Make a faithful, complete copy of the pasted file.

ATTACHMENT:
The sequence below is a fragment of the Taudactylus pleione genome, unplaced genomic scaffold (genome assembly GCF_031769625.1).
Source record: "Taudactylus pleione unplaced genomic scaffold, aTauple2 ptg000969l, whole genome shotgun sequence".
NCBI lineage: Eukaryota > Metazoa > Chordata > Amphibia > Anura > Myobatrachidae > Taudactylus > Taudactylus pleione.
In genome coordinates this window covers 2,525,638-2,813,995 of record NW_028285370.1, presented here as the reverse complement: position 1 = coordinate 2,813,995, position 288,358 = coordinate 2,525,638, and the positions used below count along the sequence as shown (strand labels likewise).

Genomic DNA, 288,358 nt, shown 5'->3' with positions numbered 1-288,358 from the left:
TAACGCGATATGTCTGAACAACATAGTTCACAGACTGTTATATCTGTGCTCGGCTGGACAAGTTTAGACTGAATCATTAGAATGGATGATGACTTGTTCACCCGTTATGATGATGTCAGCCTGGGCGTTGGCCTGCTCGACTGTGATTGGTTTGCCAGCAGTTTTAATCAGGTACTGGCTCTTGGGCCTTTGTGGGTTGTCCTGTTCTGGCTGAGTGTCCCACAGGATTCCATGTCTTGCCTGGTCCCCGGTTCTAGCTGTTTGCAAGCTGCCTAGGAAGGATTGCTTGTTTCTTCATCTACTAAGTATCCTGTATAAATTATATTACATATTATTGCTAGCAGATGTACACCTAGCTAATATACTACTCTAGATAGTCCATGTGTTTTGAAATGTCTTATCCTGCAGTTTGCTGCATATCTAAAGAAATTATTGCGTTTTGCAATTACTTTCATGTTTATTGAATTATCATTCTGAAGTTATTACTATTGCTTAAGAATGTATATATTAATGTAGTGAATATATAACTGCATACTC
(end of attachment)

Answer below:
The sequence below is a fragment of the Taudactylus pleione genome, unplaced genomic scaffold (genome assembly GCF_031769625.1).
Source record: "Taudactylus pleione unplaced genomic scaffold, aTauple2 ptg000969l, whole genome shotgun sequence".
NCBI lineage: Eukaryota > Metazoa > Chordata > Amphibia > Anura > Myobatrachidae > Taudactylus > Taudactylus pleione.
In genome coordinates this window covers 2,525,638-2,813,995 of record NW_028285370.1, presented here as the reverse complement: position 1 = coordinate 2,813,995, position 288,358 = coordinate 2,525,638, and the positions used below count along the sequence as shown (strand labels likewise).

Genomic DNA, 288,358 nt, shown 5'->3' with positions numbered 1-288,358 from the left:
TAACGCGATATGTCTGAACAACATAGTTCACAGACTGTTATATCTGTGCTCGGCTGGACAAGTTTAGACTGAATCATTAGAATGGATGATGACTTGTTCACCCGTTATGATGATGTCAGCCTGGGCGTTGGCCTGCTCGACTGTGATTGGTTTGCCAGCAGTTTTAATCAGGTACTGGCTCTTGGGCCTTTGTGGGTTGTCCTGTTCTGGCTGAGTGTCCCACAGGATTCCATGTCTTGCCTGGTCCCCGGTTCTAGCTGTTTGCAAGCTGCCTAGGAAGGATTGCTTGTTTCTTCATCTACTAAGTATCCTGTATAAATTATATTACATATTATTGCTAGCAGATGTACACCTAGCTAATATACTACTCTAGATAGTCCATGTGTTTTGAAATGTCTTATCCTGCAGTTTGCTGCATATCTAAAGAAATTATTGCGTTTTGCAATTACTTTCATGTTTATTGAATTATCATTCTGAAGTTATTACTATTGCTTAAGAATGTATATATTAATGTAGTGAATATATAACTGCATACTC